translation by Jonathan Shoulta

Andromache
Will you, my Hector, forever go away
to where with unmatched hands Achilles makes
Patroclus bloody off’rings?
____________________Who will teach
your little one with strength to throw the spear,
or how to honor the gods, if what I fear
occurs and Orcus devours you?

Hector
Dear wife, enough of tears, for go I must,
for love of you I burn with battle-lust
my arms sustain Pergamus.
____________________If now I fall,
I’ll fall in the Trojan gods’ and your defense
as a pious hero, then make my descent
to grim, to Stygian Dis.

Andromache
I’ll never hear the clash of your weapons again,
unused, your iron will rust in the halls of men,
and Priam’s line will die.
__________________You’ll go to where
no sun, no day e’er shines his golden face,
to where the Cocytus slithers through the waste,
your love will die in the Lethe.

Hector
Though all my hopes and all my thoughts will sink,
from the gentle flow of the Lethe, my love won’t drink,
no, my love won’t drink.
__________________Listen! The Greeks
are blustering at Ilium’s walls. Now gird my sword,
hold back your tears, and listen to my word;
My love won’t die in the Lethe.

 

Original German

Hektor und Andromache

Andromache
Will sich Hektor ewig von mir wenden,
Wo Achill mit den unnahbarn Händen
Dem Patroklus schrecklich Opfer bringt?
Wer wird künftig deinen Kleinen lehren
Speere werfen und die Götter ehren,
Wenn der finstre Orkus dich verschlingt?

Hektor
Teures Weib, gebiete deinen Tränen,
Nach der Feldschlacht ist mein feurig Sehnen,
Diese Arme schützen Pergamus.
Kämpfend für den heilgen Herd der Götter
Fall ich, und des Vaterlandes Retter
Steig ich nieder zu dem stygschen Fluß.

Andromache
Nimmer lausch ich deiner Waffen Schalle,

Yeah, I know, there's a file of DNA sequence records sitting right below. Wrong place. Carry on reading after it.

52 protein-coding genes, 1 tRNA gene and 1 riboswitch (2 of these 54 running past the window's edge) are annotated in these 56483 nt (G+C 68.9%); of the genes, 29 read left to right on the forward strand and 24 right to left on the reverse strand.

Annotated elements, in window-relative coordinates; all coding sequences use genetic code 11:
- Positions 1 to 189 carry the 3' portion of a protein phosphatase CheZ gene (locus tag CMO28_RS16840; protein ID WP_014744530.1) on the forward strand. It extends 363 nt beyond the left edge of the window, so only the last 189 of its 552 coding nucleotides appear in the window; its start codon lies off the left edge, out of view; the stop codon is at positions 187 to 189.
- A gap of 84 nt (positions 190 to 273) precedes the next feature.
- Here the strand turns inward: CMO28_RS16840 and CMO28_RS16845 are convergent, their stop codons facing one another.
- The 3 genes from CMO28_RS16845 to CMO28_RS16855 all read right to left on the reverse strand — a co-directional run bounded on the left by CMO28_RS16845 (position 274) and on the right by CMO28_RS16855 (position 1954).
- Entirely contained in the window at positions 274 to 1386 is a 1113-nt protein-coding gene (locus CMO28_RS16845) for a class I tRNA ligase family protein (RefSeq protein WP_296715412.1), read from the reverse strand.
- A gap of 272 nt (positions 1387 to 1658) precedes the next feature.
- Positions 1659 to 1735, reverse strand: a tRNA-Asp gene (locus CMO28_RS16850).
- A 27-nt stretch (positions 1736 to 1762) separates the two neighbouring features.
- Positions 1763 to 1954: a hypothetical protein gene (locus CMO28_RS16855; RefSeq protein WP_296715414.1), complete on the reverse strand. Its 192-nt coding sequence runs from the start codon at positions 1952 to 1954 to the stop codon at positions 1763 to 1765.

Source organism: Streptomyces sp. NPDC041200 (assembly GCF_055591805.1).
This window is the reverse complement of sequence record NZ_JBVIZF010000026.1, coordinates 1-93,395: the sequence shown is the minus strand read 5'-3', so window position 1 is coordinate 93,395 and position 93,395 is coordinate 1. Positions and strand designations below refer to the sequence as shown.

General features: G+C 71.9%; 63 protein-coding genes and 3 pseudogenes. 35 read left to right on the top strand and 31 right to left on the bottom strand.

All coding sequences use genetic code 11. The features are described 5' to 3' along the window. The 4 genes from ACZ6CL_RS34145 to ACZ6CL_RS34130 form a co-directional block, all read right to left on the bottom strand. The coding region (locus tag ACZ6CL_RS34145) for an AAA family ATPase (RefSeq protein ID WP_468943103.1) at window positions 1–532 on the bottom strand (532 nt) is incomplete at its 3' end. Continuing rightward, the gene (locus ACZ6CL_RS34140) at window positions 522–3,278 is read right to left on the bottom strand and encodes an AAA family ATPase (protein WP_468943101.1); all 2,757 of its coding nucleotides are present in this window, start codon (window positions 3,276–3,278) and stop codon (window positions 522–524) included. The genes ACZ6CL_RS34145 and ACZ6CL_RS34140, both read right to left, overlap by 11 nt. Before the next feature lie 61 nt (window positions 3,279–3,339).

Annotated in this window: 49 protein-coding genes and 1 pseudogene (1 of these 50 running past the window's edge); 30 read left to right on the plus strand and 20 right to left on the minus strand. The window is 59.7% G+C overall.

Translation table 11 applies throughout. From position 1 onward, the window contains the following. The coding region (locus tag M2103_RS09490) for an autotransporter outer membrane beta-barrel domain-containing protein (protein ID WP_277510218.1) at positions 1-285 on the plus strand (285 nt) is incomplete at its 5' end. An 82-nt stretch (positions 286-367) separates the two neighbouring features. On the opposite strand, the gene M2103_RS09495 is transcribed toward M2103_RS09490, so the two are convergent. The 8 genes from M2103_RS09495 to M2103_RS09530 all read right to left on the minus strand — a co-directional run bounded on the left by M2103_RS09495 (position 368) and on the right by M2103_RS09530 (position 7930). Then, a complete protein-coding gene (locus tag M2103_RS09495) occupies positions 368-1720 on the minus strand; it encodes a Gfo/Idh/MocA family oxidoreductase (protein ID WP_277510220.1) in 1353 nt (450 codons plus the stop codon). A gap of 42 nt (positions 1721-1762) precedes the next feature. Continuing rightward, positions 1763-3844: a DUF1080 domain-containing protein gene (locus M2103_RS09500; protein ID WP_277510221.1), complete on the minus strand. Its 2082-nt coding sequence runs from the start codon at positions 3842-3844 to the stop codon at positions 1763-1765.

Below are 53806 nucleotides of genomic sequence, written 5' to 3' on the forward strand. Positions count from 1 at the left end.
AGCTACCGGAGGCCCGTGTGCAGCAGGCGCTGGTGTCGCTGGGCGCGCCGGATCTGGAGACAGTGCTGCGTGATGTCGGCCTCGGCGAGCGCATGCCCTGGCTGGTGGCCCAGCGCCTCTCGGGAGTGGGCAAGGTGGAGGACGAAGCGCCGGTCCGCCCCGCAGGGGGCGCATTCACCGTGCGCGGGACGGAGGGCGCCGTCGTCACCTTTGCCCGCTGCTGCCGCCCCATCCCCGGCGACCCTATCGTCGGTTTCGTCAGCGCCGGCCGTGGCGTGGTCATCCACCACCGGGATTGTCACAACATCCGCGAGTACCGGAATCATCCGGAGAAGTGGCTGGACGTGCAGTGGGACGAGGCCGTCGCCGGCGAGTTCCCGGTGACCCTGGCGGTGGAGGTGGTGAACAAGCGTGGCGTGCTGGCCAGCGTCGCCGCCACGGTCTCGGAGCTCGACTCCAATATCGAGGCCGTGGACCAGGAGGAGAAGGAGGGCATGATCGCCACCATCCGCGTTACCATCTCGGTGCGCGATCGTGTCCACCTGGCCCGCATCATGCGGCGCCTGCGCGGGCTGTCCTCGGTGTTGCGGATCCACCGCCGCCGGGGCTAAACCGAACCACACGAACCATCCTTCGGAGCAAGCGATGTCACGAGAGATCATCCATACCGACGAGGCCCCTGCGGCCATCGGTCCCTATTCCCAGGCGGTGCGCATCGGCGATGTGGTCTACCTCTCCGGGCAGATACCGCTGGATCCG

Müßig liegt dein Eisen in der Halle,
Priams großer Heldenstamm verdirbt.
Du wirst hingehn, wo kein Tag mehr scheinet,
Der Cocytus durch die Wüsten weinet,
Deine Liebe in dem Lethe stirbt.

Hektor
All mein Sehnen will ich, all mein Denken
In des Lethe stillen Strom versenken,
Aber meine Liebe nicht.
Horch! der Wilde tobt schon an den Mauern,
Gürte mir das Schwert um, laß das Trauern,
Hektors Liebe stirbt im Lethe nicht.

 

 

Jonathan Shoulta teaches Latin and literature at a classical school in the Tidewater area of Virginia. He has been published in the Civilized Reader column of Crisis Magazine and by the Society of Classical Poets.

 


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4 Responses

  1. Joseph S. Salemi

    A very apt rendering of Schiller’s dialogue. One question: in line 3, is “bloody” a good translation of “schrecklich”? The German word is very strong, and might better be rendered as “dreadful” or “horrid.” They both would fit the meter.

    Reply
    • J. Shoulta

      You’re right that “bloody” is a loose translation to say the least. In English, though, “dreadful” is (or was) used so often for things that really don’t inspire dread; the word has lost the force it ought to have (and so with “awful”). Because of that common usage (or mis-usage), I thought “bloody” better preserved the “dread” in the poem than “dreadful”. Nowadays “horrid” is a bit stilted, so I didn’t want to use that, either.

      Reply
  2. C.B. Anderson

    Love of country and love of family have been put to the test, today as it was back then. I know little of Schiller other than the poem I was asked to translate and memorize back in high school, which begins:

    Er stand auf seines Daches Zinnen

    German genitives were a bitch, but I am happy now to see and be able to understand something more of the writer who stood next to Goethe in the annals of German romanticism. Herr Steene did his best to try to educate us small-town American louts.

    Reply

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